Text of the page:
It is going to be hard to make it affordable

anionic1

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Agreed. Sounds like they need to know demand a little better to determine cost. I bet they could stick to original pricing if demand is high. I still think they'll keep it under $80k IRA limit. I don't see them producing 250-500k/year if you price it higher
Tesla has a crazy popularity and I think once people realize the utility of a truck with very low maintenance and operating cost I think more people will shift to trucks. The average price paid for a truck in 2022 was about $56k. Now think about this. The average non luxury non EV new vehicle sold for around $46k last year. The average EV sold for $64k. Their could be a debate whether EVs are more luxury items. The average non EV luxury vehicle sold close to the EV number. So generally that means that either people were willing to pay 40% more for an EV or people shopping for luxury vehicles opted for EVs at the same price point. Its probably a combo. but just looking at the simple math. If the average truck sold for $56k the average EV truck will sell for $75k if you add the 40%.
 

cvalue13

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Eyeroll. Dude's like... "This isn't direct towards you..." (proceeds to fire several rounds at feet).
fair enough. Meant it, even if ham-fisted

You ever think that quip-lords™ shorten their replies and give" soft-headed" hot-takes because 8 times out of 10¹ long pedantic monologues suck?
It’s not long-winded to say “manufacturing
is complicated, and these companies have different strategies - I think tesla’s is better in long run”

Which is substantively different from:

$55k and they make a 1% margin on it, they'll be making 100% more profit at a lower price than every other EV truck maker on the market.
and in response, how long-winded was:

this is a pretty tired quip, especially because it betrays mostly a lack of either (a) understanding or (b) interest in accuracy
See how well brevity went?

besides, I type on my phone for a living, ain’t no thing to bang out a few paras and get some cheap therapy
 


alexbeau

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And I want to say I think Tesla should have expected 3-4% of inflation for five years when estimating their pricing; that way they had wriggle room if it was above or below expectations.

So I don't expect a 10% increase in prices, my guess is from 0-5%

However, initial model choice might obscure it.

-Crissa
This seems logical to me. We have had some crazy inflation in the last few years, though. Also, Tesla probably didn't foresee the delays that were caused by COVID, which means they are probably releasing this vehicle later than intended (more inflation). Regardless, I think there is no way this thing starts at 80-100k. That would dry up demand pretty quickly.

I believe this truck could hit price parity with the average F150, as that was the goal stated from the very start. The lack of paint and 3D body panels will make a huge difference in the production cost.
 

cvalue13

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I believe this truck could hit price parity with the average F150,
depending on what you mean by “average”…

In 2022, the “average” sales price of an F-series truck was ~$45,000. That factors in sales of not just F-150s but also 250s, and 350s.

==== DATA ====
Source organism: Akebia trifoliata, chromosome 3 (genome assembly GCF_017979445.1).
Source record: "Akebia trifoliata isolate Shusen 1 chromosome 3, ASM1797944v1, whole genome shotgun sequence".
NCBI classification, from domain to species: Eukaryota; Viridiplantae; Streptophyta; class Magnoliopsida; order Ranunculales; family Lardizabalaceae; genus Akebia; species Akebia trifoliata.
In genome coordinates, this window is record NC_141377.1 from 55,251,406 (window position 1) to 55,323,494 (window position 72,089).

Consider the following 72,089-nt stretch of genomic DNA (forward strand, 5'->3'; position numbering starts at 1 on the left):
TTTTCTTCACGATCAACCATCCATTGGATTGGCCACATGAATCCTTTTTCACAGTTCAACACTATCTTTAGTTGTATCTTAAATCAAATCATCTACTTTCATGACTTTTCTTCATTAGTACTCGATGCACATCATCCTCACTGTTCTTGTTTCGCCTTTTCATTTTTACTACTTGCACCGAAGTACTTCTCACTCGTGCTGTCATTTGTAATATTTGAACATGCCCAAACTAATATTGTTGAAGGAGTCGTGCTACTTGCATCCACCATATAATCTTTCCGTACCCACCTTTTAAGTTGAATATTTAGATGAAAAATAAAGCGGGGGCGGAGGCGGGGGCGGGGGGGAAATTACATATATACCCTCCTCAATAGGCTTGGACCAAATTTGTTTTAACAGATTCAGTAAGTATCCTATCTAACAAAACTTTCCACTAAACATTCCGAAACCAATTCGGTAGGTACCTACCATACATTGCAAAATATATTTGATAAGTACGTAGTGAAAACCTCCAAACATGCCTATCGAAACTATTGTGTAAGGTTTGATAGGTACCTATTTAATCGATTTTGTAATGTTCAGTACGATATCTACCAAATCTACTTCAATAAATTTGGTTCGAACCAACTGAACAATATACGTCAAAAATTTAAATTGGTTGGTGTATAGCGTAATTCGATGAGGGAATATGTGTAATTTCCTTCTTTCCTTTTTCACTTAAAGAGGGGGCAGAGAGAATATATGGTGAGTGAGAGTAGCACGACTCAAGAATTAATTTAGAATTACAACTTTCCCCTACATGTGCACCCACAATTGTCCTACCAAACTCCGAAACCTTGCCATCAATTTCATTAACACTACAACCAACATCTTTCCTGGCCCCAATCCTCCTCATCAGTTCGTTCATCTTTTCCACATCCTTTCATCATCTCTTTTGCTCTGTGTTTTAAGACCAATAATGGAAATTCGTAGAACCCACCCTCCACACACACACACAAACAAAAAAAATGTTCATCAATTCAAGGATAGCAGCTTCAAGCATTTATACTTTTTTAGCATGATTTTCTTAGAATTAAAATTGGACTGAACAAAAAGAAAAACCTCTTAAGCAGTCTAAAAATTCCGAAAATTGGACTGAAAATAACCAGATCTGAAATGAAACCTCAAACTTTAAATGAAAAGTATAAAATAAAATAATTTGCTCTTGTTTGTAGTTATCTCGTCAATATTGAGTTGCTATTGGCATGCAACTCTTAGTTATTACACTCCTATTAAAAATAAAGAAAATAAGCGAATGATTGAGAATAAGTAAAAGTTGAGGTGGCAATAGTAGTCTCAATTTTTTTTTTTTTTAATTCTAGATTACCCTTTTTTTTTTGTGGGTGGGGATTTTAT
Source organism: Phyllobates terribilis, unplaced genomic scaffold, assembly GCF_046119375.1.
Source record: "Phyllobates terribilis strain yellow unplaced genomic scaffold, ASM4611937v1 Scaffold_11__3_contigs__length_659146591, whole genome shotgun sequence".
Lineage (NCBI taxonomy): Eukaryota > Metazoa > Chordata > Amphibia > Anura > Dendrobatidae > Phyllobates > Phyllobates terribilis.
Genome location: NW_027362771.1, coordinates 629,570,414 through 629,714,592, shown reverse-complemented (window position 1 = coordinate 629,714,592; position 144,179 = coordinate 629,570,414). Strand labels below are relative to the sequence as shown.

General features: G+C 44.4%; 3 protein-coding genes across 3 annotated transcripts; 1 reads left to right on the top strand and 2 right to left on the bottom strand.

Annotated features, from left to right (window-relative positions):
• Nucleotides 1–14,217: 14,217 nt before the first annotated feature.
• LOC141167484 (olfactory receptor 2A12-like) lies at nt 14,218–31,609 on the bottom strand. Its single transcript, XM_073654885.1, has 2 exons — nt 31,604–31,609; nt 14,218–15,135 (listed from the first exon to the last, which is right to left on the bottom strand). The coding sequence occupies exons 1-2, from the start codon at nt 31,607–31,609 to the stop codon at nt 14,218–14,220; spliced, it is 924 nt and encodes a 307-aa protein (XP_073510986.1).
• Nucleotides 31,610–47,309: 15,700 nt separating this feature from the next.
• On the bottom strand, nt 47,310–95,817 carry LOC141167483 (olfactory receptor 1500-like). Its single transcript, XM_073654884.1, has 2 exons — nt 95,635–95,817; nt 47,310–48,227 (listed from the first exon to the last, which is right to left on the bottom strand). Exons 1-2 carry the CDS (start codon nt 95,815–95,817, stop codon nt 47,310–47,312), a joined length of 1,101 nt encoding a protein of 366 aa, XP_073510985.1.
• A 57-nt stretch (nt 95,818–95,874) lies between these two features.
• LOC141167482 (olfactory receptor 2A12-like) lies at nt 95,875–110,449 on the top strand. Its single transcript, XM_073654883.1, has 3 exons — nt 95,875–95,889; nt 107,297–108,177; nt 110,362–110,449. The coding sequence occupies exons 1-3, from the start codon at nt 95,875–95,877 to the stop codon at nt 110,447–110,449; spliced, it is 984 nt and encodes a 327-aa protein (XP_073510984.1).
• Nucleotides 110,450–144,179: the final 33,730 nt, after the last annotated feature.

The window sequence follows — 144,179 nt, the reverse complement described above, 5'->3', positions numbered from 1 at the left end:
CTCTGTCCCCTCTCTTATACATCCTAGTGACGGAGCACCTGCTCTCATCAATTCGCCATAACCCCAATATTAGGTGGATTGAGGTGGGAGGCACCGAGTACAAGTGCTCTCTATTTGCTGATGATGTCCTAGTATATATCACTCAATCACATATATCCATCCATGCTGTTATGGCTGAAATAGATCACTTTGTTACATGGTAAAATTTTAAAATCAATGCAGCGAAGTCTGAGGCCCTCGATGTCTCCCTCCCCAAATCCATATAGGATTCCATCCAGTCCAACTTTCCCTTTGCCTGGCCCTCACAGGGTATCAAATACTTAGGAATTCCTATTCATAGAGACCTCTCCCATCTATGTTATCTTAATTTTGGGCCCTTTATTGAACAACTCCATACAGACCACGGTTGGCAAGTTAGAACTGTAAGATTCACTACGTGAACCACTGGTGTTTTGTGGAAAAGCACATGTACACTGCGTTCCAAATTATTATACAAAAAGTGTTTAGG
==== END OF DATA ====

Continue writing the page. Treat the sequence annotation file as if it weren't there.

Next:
While this average sales price may seem surprising, it emphasizes what many around here correctly point out: volume is at the low end, by orders of magnitude

So when in 2022 Ford sold ~650,000 F-series trucks, that the average sales price was ~$45K should directionally indicate where the bulk of those sales were, price-wise
 

alexbeau

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depending on what you mean by “average”…

In 2022, the “average” sales price of an F-series truck was ~$45,000. That factors in sales of not just F-150s but also 250s, and 350s.

While this average sales price may seem surprising, it emphasizes what many around here correctly point out: volume is at the low end, by orders of magnitude

So when in 2022 Ford sold ~650,000 F-series trucks, that the average sales price was ~$45K should directionally indicate where the bulk of those sales were, price-wise
Good point.
 

HaulingAss

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To those of you that have been watching Tesla for a while, is it possible Tesla initially sells some CTs at higher price to some reservation holders and sells the same trim at lower price later to other reservation holders (at the same margin because they learn how to reduce production cost)? Or they will keep the prices fixed for all current reservation holders and just enjoy higher margins as they become more efficient?

It sounds like as of now they have not figured out how to produce it cheaply and expect demand to drop both due to high interest rates and hi production cost (price).
Tesla plays the long game. That means they will price it where they think they can lock the price in for as long as possible without needing to raise or lower it. It's not in Tesla's best interest to sell it to loyal customers like myself, and other reservation holders for a high price, only to drop the price massively when they run out of reservations - they want as smooth a transition from reservations to month-to-month sales as possible. So they will price it for the market they think will exist when they run out of early reservations.

The one possible deviation from this might be to sell only the highest spec quad motors first to cover some of the development costs early in the game.

Of course the market that exists depends upon annual production numbers. The more Tesla plans to produce, the lower the price will need to be to reach enough buyers who can afford it. Tesla is anticipating 250,000-500,000 annually which is more than many competing 1/2 ton trucks. This is good news because it means the Cybertruck is a mass-market truck that will be priced competitively with existing trucks, both for early reservationists and also for late-comers.